Sunday, August 22, 2010

Review: Let the Great World Spin

Author: Colum McCann
Format: audio book 15+ hrs, 400 page equivalent
Subject: life in all its aspects
Setting: New York - 1970's
Genre: Fiction
Source: Public Library
Challenge: Support your public Library; audio books

Winner of the National book Award

I haven't always liked books that come with this or that Award sticker on the front.  But this one came with high praise from several people whose reading taste I respect.  The first available copy I could get my hands on was the audio, and it did not disappoint.  Read by 13 different voices, they really brought the story to life.

The story theoretically is pinned to Phillipe Petit's famous tightrope walk across a wire stretched between the Twin World Trade Center Towers in April 1974.  But it really highlights the lives of a variety of people living down below.  We see the Judge who will eventually have to arraign Petit after he is arrested at the completion of his walk.  We watch his wife and her grief group as they meet together to try to cope with the loss of their sons in Vietnam.  We see the lives of prostitutes and their pimps, spray painters in the subways, a priest working with the prostitutes, as well as his brother who has just arrived from Ireland, artists high on drugs and low on money, and single parents working to support their children. We see blacks, whites, Christians, wealthy, poor, educated, illiterate, atheists, jews, and hispanics, all inter-related in a city of millions.  The brilliant writing eventually ties all of these lives together through thought-provoking acts of redemption and humanity.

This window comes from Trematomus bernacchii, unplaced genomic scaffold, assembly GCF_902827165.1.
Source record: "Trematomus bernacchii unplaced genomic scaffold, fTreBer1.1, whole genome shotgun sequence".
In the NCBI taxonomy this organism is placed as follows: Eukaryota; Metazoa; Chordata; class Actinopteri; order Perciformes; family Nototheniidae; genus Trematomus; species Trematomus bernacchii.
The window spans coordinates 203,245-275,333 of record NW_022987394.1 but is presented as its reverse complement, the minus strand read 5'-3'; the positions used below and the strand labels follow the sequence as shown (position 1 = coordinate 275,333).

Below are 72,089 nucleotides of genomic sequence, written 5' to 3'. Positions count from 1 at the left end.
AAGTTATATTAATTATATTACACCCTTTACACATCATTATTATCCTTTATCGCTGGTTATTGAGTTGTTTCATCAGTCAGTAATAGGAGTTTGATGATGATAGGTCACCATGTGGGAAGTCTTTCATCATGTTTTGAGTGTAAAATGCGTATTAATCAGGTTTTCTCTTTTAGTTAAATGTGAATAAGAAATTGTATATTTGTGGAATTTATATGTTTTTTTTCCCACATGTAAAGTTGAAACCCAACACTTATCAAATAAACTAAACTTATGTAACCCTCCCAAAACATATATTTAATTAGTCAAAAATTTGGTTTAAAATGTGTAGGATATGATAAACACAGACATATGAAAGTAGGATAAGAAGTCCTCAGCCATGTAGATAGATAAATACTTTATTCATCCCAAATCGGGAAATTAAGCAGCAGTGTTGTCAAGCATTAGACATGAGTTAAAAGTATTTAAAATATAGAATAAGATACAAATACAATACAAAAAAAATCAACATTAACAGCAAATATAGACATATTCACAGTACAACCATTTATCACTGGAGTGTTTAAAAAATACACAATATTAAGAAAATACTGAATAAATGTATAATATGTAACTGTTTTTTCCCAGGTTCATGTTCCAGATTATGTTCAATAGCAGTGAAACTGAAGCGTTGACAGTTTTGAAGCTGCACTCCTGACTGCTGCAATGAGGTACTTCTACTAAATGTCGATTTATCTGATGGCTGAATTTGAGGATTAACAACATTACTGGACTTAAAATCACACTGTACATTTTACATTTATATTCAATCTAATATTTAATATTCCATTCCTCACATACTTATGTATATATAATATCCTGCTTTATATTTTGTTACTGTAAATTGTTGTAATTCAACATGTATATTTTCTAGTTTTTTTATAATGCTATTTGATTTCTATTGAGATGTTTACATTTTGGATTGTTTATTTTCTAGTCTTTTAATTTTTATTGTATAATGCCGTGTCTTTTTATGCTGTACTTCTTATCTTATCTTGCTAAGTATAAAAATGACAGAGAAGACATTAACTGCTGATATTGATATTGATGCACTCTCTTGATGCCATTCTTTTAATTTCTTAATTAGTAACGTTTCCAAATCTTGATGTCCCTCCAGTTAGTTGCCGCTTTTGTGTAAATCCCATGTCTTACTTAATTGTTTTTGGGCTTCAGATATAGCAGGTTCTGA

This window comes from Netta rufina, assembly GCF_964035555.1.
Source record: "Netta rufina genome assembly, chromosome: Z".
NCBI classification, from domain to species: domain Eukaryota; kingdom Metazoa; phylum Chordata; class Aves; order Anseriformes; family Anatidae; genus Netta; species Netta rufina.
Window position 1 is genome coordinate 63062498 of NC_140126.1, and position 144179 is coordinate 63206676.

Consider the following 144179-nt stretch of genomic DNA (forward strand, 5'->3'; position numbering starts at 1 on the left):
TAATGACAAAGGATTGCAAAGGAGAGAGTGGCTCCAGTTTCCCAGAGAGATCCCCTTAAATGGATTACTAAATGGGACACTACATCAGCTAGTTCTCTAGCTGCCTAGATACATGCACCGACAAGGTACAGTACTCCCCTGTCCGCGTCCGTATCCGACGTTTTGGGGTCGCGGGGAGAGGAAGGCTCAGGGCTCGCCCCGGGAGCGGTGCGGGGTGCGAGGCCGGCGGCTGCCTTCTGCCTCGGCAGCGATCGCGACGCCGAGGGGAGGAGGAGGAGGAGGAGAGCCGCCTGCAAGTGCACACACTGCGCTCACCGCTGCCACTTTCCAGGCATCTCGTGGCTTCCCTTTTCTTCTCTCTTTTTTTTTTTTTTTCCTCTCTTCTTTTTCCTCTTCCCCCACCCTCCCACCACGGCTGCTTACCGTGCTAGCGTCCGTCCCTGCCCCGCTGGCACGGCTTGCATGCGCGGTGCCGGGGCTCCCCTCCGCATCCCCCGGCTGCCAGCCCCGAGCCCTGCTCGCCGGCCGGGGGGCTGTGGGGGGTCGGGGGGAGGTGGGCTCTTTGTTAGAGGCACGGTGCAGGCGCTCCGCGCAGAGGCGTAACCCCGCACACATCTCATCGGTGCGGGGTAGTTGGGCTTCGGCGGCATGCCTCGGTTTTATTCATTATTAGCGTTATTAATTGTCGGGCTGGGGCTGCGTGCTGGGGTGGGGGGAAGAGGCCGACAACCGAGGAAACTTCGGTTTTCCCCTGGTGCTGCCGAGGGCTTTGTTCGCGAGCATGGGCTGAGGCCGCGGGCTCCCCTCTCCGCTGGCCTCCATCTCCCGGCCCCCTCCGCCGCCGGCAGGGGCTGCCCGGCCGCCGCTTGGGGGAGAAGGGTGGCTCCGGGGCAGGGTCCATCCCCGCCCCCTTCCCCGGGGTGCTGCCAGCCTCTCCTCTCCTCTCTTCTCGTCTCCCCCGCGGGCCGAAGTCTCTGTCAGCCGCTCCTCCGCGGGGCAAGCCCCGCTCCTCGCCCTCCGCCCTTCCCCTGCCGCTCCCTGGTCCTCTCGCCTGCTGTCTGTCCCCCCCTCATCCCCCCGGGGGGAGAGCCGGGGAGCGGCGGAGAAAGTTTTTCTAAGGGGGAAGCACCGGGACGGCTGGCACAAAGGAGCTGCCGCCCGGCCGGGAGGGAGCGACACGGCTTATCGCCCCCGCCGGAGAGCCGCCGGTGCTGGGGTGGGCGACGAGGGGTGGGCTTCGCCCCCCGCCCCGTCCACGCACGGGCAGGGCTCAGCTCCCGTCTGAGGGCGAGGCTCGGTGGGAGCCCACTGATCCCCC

I recently attended a workshop where the speaker said "When talking about the characters in a book, remember that Language itself can often be the leading character."  This book is lusciously obese with language. The imagery, the emotions, the seemingly disconnected fragments that mesh so seamlessly are brilliantly sewn together with words so simple and exquisite that the reader is often compelled to sit back and take a deep breath.

While I did not intend that this one be counted toward my reading for the Vietnam War Reading Challenge, I found that the Vietnam experience and the emotional impact it created, was another major player in the story. The survivors, the protesters, the draft dodgers, are all present, and the national psyche's open wound is apparent as life spins along in this colossal city.  My one regret is that I do not know the city of New York better.  I did not have the experience I know others had who are well acquainted with the various geographic locations depicted in the story.  In the end, the vast panoply of personalities is the true story.  Life goes on down on city streets, and in the subways, even with tight-rope walkers up above.  In fact, the wire walker is in the end a rather minor character.  I guess that really says it best -- when a man walking a rope stretched  between the Twin Towers is only a minor story, you know the rest of it is really special.

1 comment:

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